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Md Ashikuzzaman, Timothy J. Hall, Hassan Rivaz

Energy-based ultrasound elastography techniques minimize a regularized cost function consisting of data and continuity terms to obtain local displacement estimates based on the local time-delay estimation (TDE) between radio-frequency (RF) frames. The data term associated with the existing techniques takes only the amplitude similarity into account and hence is not sufficiently robust to the outlier samples present in the RF frames under consideration. This drawback creates noticeable artifacts in the strain image. To resolve this issue, we propose to formulate the data function as a linear combination of the amplitude and gradient similarity constraints. We estimate the adaptive weight concerning each similarity term following an iterative scheme. Finally, we optimize the non-linear cost function in an efficient manner to convert the problem to a sparse system of linear equations which are solved for millions of variables. We call our technique rGLUE: robust data term in GLobal Ultrasound Elastography. rGLUE has been validated using simulation, phantom, in vivo liver, and breast datasets. In all of our experiments, rGLUE substantially outperforms the recent elastography methods both visually and quantitatively. For simulated, phantom, and in vivo datasets, respectively, rGLUE achieves 107%, 18%, and 23% improvements of signal-to-noise ratio (SNR) and 61%, 19%, and 25% improvements of contrast-to-noise ratio (CNR) over GLUE, a recently-published elastography algorithm.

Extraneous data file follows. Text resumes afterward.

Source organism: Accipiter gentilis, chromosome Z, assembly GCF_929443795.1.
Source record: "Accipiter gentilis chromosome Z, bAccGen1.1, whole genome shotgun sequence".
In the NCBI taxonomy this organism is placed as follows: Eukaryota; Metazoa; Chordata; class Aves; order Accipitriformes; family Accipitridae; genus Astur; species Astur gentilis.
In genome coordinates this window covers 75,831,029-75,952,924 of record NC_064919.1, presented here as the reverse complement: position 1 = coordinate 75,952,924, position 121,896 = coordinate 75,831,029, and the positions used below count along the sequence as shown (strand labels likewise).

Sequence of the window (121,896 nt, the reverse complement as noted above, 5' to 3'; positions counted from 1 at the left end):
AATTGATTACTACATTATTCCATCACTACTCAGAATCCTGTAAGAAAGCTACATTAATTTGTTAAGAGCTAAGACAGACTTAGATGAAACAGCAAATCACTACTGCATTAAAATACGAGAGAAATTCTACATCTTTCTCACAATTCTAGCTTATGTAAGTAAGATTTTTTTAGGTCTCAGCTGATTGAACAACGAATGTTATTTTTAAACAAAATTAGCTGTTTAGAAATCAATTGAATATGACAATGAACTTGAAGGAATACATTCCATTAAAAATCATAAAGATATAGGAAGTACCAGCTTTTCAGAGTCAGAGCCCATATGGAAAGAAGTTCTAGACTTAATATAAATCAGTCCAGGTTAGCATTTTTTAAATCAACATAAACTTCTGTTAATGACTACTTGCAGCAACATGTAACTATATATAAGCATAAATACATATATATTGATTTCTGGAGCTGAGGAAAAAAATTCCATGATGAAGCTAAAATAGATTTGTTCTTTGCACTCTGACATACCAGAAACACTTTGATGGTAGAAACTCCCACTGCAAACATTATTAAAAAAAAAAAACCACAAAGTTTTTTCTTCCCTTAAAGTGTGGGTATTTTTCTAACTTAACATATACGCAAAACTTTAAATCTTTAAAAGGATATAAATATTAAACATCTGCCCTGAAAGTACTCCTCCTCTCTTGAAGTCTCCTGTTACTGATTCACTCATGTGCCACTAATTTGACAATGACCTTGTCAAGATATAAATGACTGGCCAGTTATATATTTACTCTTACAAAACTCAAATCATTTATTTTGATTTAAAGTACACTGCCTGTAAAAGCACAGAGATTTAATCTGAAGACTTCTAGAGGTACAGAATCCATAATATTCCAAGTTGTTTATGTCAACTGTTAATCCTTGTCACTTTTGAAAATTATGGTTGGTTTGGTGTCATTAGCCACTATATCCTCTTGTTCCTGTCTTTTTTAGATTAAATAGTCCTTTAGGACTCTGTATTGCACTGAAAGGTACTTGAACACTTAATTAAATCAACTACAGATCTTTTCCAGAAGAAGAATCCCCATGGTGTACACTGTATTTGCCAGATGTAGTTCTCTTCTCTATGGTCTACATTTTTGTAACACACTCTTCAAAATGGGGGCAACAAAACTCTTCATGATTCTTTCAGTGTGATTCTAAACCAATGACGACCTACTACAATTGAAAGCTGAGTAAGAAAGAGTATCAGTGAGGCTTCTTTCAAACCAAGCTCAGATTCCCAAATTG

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Felix Q. Jin, Lindsey C. Carlson, Helen Feltovich, Timothy J. Hall, Mark L. Palmeri

In ultrasound shear wave elasticity (SWE) imaging, a number of algorithms exist for estimating the shear wave speed (SWS) from spatiotemporal displacement data. However, no method provides a well-calibrated and practical uncertainty metric, hindering SWE's clinical adoption and utility in downstream decision-making. Here, we designed a deep learning SWS estimator that simultaneously outputs a quantitative and well-calibrated uncertainty value for each estimate. Our deep neural network (DNN) takes as input a single 2D spatiotemporal plane of tracked displacement data and outputs the two parameters $m$ and $\sigma$ of a log-normal probability distribution. For training and testing, we used in vivo 2D-SWE data of the cervix collected from 30 pregnant subjects, totaling 551 acquisitions and >2 million space-time plots. Points were grouped by uncertainty into bins to assess uncertainty calibration: the predicted uncertainty closely matched the root-mean-square estimation error, with an average absolute percent deviation of 3.84%. We created a leave-one-out ensemble model that estimated uncertainty with better calibration (1.45%) than any individual ensemble member on a held-out patient's data. Lastly, we applied the DNN to an external dataset to evaluate its generalizability. We have made the trained model, SweiNet, openly available to provide the research community with a fast SWS estimator that also outputs a well-calibrated estimate of the predictive uncertainty.